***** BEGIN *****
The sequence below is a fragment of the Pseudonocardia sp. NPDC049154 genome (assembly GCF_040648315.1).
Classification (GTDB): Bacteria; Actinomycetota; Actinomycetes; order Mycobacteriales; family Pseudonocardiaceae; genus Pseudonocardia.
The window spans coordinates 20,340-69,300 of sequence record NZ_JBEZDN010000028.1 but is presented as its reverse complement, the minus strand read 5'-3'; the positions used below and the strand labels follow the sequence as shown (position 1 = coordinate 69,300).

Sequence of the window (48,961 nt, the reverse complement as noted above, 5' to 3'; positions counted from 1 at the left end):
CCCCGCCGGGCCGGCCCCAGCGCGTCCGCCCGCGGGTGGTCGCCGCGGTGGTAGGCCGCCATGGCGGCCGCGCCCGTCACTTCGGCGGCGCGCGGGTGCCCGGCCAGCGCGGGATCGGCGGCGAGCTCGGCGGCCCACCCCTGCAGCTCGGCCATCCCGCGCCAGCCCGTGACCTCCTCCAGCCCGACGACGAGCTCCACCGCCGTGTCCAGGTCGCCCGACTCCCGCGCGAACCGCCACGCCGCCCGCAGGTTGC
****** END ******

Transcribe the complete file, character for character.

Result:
The sequence below is a fragment of the Pseudonocardia sp. NPDC049154 genome (assembly GCF_040648315.1).
Classification (GTDB): Bacteria; Actinomycetota; Actinomycetes; order Mycobacteriales; family Pseudonocardiaceae; genus Pseudonocardia.
The window spans coordinates 20,340-69,300 of sequence record NZ_JBEZDN010000028.1 but is presented as its reverse complement, the minus strand read 5'-3'; the positions used below and the strand labels follow the sequence as shown (position 1 = coordinate 69,300).

Sequence of the window (48,961 nt, the reverse complement as noted above, 5' to 3'; positions counted from 1 at the left end):
CCCCGCCGGGCCGGCCCCAGCGCGTCCGCCCGCGGGTGGTCGCCGCGGTGGTAGGCCGCCATGGCGGCCGCGCCCGTCACTTCGGCGGCGCGCGGGTGCCCGGCCAGCGCGGGATCGGCGGCGAGCTCGGCGGCCCACCCCTGCAGCTCGGCCATCCCGCGCCAGCCCGTGACCTCCTCCAGCCCGACGACGAGCTCCACCGCCGTGTCCAGGTCGCCCGACTCCCGCGCGAACCGCCACGCCGCCCGCAGGTTGC